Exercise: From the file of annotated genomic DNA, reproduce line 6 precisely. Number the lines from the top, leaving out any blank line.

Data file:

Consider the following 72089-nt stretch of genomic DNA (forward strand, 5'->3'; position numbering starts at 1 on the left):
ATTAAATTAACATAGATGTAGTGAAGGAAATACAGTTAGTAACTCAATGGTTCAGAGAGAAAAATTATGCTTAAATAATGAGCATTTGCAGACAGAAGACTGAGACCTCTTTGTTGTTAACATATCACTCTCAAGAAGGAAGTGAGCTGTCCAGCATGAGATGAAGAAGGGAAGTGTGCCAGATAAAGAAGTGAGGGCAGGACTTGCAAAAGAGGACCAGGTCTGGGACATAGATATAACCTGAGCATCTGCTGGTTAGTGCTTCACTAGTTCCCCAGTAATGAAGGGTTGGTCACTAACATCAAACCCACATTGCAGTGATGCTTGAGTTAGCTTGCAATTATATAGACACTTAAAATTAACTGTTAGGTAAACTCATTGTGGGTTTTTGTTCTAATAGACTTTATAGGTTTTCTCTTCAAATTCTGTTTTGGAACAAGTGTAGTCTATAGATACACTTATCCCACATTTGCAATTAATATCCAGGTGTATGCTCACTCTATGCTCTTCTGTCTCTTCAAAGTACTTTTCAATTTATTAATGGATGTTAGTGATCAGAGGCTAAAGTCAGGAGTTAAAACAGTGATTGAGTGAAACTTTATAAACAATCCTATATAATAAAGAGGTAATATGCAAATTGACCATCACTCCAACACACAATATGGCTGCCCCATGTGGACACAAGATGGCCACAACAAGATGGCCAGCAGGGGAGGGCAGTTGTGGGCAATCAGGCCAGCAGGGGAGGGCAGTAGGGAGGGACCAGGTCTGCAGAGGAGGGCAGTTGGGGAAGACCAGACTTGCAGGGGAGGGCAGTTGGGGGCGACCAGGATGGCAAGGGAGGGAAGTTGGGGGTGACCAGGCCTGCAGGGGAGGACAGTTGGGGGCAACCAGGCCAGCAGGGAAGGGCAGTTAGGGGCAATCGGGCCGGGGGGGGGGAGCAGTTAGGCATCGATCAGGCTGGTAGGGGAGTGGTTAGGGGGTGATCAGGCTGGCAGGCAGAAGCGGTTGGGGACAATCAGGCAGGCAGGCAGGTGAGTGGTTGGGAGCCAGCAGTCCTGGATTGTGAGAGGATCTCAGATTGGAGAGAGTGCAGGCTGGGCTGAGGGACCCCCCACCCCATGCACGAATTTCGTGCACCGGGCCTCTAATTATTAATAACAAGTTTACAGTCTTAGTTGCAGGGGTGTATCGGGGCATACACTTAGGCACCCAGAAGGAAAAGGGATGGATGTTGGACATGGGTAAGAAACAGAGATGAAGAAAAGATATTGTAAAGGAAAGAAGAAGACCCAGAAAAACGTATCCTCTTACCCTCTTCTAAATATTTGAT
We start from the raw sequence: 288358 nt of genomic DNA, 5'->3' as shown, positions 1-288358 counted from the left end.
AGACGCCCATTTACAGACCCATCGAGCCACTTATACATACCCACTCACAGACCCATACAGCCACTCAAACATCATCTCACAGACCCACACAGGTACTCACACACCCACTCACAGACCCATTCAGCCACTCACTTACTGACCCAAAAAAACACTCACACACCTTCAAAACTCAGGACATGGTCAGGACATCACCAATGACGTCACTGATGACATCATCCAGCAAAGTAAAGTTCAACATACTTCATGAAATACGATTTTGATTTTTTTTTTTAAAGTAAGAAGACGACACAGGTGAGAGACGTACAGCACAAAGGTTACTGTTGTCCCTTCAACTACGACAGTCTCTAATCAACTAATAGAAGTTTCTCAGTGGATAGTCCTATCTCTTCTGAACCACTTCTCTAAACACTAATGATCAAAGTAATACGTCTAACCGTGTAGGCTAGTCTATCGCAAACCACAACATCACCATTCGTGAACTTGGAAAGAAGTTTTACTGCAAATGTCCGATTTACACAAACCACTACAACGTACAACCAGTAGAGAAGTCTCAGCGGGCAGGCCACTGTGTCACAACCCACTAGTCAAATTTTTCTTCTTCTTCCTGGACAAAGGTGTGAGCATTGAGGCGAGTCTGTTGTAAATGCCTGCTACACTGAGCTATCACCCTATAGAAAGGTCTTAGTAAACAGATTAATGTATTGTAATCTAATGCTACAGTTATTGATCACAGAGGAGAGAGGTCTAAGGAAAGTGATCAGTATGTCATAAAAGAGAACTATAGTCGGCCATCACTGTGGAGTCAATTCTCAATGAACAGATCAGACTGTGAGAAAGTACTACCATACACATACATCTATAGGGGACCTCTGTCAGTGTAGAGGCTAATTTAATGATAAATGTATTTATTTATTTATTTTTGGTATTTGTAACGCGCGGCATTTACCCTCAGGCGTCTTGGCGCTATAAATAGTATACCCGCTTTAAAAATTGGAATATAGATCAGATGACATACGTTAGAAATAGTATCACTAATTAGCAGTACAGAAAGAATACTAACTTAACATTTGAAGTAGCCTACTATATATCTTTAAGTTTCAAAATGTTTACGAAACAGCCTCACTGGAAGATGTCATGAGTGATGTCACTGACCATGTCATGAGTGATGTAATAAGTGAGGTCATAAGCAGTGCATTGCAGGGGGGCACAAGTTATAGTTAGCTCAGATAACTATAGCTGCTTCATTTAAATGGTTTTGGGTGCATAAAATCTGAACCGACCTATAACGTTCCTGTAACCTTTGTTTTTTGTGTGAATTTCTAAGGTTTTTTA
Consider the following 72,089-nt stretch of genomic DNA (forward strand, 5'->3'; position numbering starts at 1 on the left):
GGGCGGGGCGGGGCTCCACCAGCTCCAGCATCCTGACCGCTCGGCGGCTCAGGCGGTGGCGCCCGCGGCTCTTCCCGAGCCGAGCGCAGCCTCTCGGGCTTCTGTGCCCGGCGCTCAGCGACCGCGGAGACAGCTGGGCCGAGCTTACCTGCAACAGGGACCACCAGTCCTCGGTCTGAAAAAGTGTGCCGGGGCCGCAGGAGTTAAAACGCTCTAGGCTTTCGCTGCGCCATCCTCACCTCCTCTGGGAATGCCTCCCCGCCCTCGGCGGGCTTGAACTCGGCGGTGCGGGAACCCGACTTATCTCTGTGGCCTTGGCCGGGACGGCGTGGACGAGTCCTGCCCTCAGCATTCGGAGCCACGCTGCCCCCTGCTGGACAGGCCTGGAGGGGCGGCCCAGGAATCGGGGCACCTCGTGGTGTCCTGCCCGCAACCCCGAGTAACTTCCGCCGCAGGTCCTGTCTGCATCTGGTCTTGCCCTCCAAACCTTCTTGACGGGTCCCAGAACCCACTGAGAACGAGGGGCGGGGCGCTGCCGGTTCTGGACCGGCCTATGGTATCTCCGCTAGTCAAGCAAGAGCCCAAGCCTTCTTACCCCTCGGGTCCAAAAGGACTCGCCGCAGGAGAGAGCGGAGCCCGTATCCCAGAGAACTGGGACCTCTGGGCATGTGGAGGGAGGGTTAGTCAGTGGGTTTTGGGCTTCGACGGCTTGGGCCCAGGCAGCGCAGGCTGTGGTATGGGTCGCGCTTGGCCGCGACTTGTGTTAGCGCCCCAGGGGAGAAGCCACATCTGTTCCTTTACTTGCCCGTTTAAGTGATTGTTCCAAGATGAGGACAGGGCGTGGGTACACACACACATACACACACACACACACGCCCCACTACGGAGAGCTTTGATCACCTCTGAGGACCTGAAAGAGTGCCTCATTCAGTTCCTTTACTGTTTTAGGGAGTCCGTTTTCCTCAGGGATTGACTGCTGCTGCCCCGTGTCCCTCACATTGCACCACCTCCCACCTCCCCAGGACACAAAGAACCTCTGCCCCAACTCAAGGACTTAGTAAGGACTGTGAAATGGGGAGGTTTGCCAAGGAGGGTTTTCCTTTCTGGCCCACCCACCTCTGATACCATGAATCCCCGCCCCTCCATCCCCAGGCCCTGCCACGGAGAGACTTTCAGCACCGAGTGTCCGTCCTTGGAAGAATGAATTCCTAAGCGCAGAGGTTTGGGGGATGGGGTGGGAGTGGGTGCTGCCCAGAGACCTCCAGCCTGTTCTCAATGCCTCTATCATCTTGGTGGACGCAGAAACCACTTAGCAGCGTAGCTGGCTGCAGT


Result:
GGGCGGGGCGGGGCTCCACCAGCTCCAGCATCCTGACCGCTCGGCGGCTCAGGCGGTGGCGCCCGCGGCTCTTCCCGAGCCGAGCGCAGCCTCTCGGGCTTCTGTGCCCGGCGCTCAGCGACCGCGGAGACAGCTGGGCCGAGCTTACCTGCAACAGGGACCACCAGTCCTCGGTCTGAAAAAGTGTGCCGGGGCCGCAGGAGTTAAAACGCTCTAGGCTTTCGCTGCGCCATCCTCACCTCCTCTGGGAATGCCTCCCCGCCCTCGGCGGGCTTGAACTCGGCGGTGCGGGAACCCGACTTATCTCTGTGGCCTTGGCCGGGACGGCGTGGACGAGTCCTGCCCTCAGCATTCGGAGCCACGCTGCCCCCTGCTGGACAGGCCTGGAGGGGCGGCCCAGGAATCGGGGCACCTCGTGGTGTCCTGCCCGCAACCCCGAGTAACTTCCGCCGCAGGTCCTGTCTGCATCTGGTCTTGCCCTCCAAACCTTCTTGACGGGTCCCAGAACCCACTGAGAACGAGGGGCGGGGCGCTGCCGGTTCTGGACCGGCCTATGGTATCTCCGCTAGTCAAGCAAGAGCCCAAGCCTTCTTACCCCTCGGGTCCAAAAGGACTCGCCGCAGGAGAGAGCGGAGCCCGTATCCCAGAGAACTGGGACCTCTGGGCATGTGGAGGGAGGGTTAGTCAGTGGGTTTTGGGCTTCGACGGCTTGGGCCCAGGCAGCGCAGGCTGTGGTATGGGTCGCGCTTGGCCGCGACTTGTGTTAGCGCCCCAGGGGAGAAGCCACATCTGTTCCTTTACTTGCCCGTTTAAGTGATTGTTCCAAGATGAGGACAGGGCGTGGGTACACACACACATACACACACACACACACGCCCCACTACGGAGAGCTTTGATCACCTCTGAGGACCTGAAAGAGTGCCTCATTCAGTTCCTTTACTGTTTTAGGGAGTCCGTTTTCCTCAGGGATTGACTGCTGCTGCCCCGTGTCCCTCACATTGCACCACCTCCCACCTCCCCAGGACACAAAGAACCTCTGCCCCAACTCAAGGACTTAGTAAGGACTGTGAAATGGGGAGGTTTGCCAAGGAGGGTTTTCCTTTCTGGCCCACCCACCTCTGATACCATGAATCCCCGCCCCTCCATCCCCAGGCCCTGCCACGGAGAGACTTTCAGCACCGAGTGTCCGTCCTTGGAAGAATGAATTCCTAAGCGCAGAGGTTTGGGGGATGGGGTGGGAGTGGGTGCTGCCCAGAGACCTCCAGCCTGTTCTCAATGCCTCTATCATCTTGGTGGACGCAGAAACCACTTAGCAGCGTAGCTGGCTGCAGT